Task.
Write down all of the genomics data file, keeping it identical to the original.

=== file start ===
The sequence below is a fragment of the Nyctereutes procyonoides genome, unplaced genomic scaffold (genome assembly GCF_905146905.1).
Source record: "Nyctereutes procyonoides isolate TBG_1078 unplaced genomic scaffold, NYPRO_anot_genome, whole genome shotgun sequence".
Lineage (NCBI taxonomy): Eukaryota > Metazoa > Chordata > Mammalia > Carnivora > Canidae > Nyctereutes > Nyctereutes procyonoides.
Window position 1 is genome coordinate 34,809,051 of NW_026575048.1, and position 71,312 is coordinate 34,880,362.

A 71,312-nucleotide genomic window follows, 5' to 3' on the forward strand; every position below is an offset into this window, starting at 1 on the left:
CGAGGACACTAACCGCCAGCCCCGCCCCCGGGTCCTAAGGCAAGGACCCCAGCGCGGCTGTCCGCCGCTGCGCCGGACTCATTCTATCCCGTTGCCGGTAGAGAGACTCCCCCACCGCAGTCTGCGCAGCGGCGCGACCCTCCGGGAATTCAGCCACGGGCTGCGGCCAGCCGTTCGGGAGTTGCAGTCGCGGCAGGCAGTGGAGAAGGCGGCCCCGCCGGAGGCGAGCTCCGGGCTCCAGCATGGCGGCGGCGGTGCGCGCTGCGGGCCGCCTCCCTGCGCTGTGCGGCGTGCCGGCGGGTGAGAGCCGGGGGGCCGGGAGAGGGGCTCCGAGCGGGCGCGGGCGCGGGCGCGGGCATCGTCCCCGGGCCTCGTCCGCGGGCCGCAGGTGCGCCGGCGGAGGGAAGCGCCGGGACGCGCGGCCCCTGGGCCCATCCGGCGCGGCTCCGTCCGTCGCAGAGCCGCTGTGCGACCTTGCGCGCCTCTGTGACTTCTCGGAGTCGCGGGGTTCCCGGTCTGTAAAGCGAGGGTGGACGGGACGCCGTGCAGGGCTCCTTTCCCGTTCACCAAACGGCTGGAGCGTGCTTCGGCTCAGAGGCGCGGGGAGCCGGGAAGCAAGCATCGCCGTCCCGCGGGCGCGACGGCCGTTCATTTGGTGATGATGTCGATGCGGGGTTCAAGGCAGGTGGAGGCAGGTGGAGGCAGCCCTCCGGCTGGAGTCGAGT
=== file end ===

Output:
The sequence below is a fragment of the Nyctereutes procyonoides genome, unplaced genomic scaffold (genome assembly GCF_905146905.1).
Source record: "Nyctereutes procyonoides isolate TBG_1078 unplaced genomic scaffold, NYPRO_anot_genome, whole genome shotgun sequence".
Lineage (NCBI taxonomy): Eukaryota > Metazoa > Chordata > Mammalia > Carnivora > Canidae > Nyctereutes > Nyctereutes procyonoides.
Window position 1 is genome coordinate 34,809,051 of NW_026575048.1, and position 71,312 is coordinate 34,880,362.

A 71,312-nucleotide genomic window follows, 5' to 3' on the forward strand; every position below is an offset into this window, starting at 1 on the left:
CGAGGACACTAACCGCCAGCCCCGCCCCCGGGTCCTAAGGCAAGGACCCCAGCGCGGCTGTCCGCCGCTGCGCCGGACTCATTCTATCCCGTTGCCGGTAGAGAGACTCCCCCACCGCAGTCTGCGCAGCGGCGCGACCCTCCGGGAATTCAGCCACGGGCTGCGGCCAGCCGTTCGGGAGTTGCAGTCGCGGCAGGCAGTGGAGAAGGCGGCCCCGCCGGAGGCGAGCTCCGGGCTCCAGCATGGCGGCGGCGGTGCGCGCTGCGGGCCGCCTCCCTGCGCTGTGCGGCGTGCCGGCGGGTGAGAGCCGGGGGGCCGGGAGAGGGGCTCCGAGCGGGCGCGGGCGCGGGCGCGGGCATCGTCCCCGGGCCTCGTCCGCGGGCCGCAGGTGCGCCGGCGGAGGGAAGCGCCGGGACGCGCGGCCCCTGGGCCCATCCGGCGCGGCTCCGTCCGTCGCAGAGCCGCTGTGCGACCTTGCGCGCCTCTGTGACTTCTCGGAGTCGCGGGGTTCCCGGTCTGTAAAGCGAGGGTGGACGGGACGCCGTGCAGGGCTCCTTTCCCGTTCACCAAACGGCTGGAGCGTGCTTCGGCTCAGAGGCGCGGGGAGCCGGGAAGCAAGCATCGCCGTCCCGCGGGCGCGACGGCCGTTCATTTGGTGATGATGTCGATGCGGGGTTCAAGGCAGGTGGAGGCAGGTGGAGGCAGCCCTCCGGCTGGAGTCGAGT